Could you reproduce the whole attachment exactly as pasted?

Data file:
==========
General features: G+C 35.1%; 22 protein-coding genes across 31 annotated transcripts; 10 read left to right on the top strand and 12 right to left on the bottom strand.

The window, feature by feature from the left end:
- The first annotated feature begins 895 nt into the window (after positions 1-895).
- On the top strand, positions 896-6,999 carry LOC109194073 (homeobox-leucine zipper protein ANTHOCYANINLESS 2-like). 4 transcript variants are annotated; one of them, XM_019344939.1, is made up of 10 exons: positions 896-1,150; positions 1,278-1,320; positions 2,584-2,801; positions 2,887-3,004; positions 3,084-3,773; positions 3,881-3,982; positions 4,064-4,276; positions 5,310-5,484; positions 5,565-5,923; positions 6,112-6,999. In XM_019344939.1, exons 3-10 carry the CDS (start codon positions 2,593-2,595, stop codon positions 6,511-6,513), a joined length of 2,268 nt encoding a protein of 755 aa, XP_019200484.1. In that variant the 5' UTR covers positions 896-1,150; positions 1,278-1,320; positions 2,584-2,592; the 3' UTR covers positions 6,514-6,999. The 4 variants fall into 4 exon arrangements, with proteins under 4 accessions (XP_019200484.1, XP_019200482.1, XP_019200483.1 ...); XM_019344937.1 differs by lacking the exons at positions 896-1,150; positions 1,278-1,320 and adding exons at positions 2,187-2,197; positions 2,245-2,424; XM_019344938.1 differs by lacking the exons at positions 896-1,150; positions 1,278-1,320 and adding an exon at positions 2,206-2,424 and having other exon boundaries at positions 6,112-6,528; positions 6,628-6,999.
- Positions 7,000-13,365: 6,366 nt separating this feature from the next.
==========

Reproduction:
General features: G+C 35.1%; 22 protein-coding genes across 31 annotated transcripts; 10 read left to right on the top strand and 12 right to left on the bottom strand.

The window, feature by feature from the left end:
- The first annotated feature begins 895 nt into the window (after positions 1-895).
- On the top strand, positions 896-6,999 carry LOC109194073 (homeobox-leucine zipper protein ANTHOCYANINLESS 2-like). 4 transcript variants are annotated; one of them, XM_019344939.1, is made up of 10 exons: positions 896-1,150; positions 1,278-1,320; positions 2,584-2,801; positions 2,887-3,004; positions 3,084-3,773; positions 3,881-3,982; positions 4,064-4,276; positions 5,310-5,484; positions 5,565-5,923; positions 6,112-6,999. In XM_019344939.1, exons 3-10 carry the CDS (start codon positions 2,593-2,595, stop codon positions 6,511-6,513), a joined length of 2,268 nt encoding a protein of 755 aa, XP_019200484.1. In that variant the 5' UTR covers positions 896-1,150; positions 1,278-1,320; positions 2,584-2,592; the 3' UTR covers positions 6,514-6,999. The 4 variants fall into 4 exon arrangements, with proteins under 4 accessions (XP_019200484.1, XP_019200482.1, XP_019200483.1 ...); XM_019344937.1 differs by lacking the exons at positions 896-1,150; positions 1,278-1,320 and adding exons at positions 2,187-2,197; positions 2,245-2,424; XM_019344938.1 differs by lacking the exons at positions 896-1,150; positions 1,278-1,320 and adding an exon at positions 2,206-2,424 and having other exon boundaries at positions 6,112-6,528; positions 6,628-6,999.
- Positions 7,000-13,365: 6,366 nt separating this feature from the next.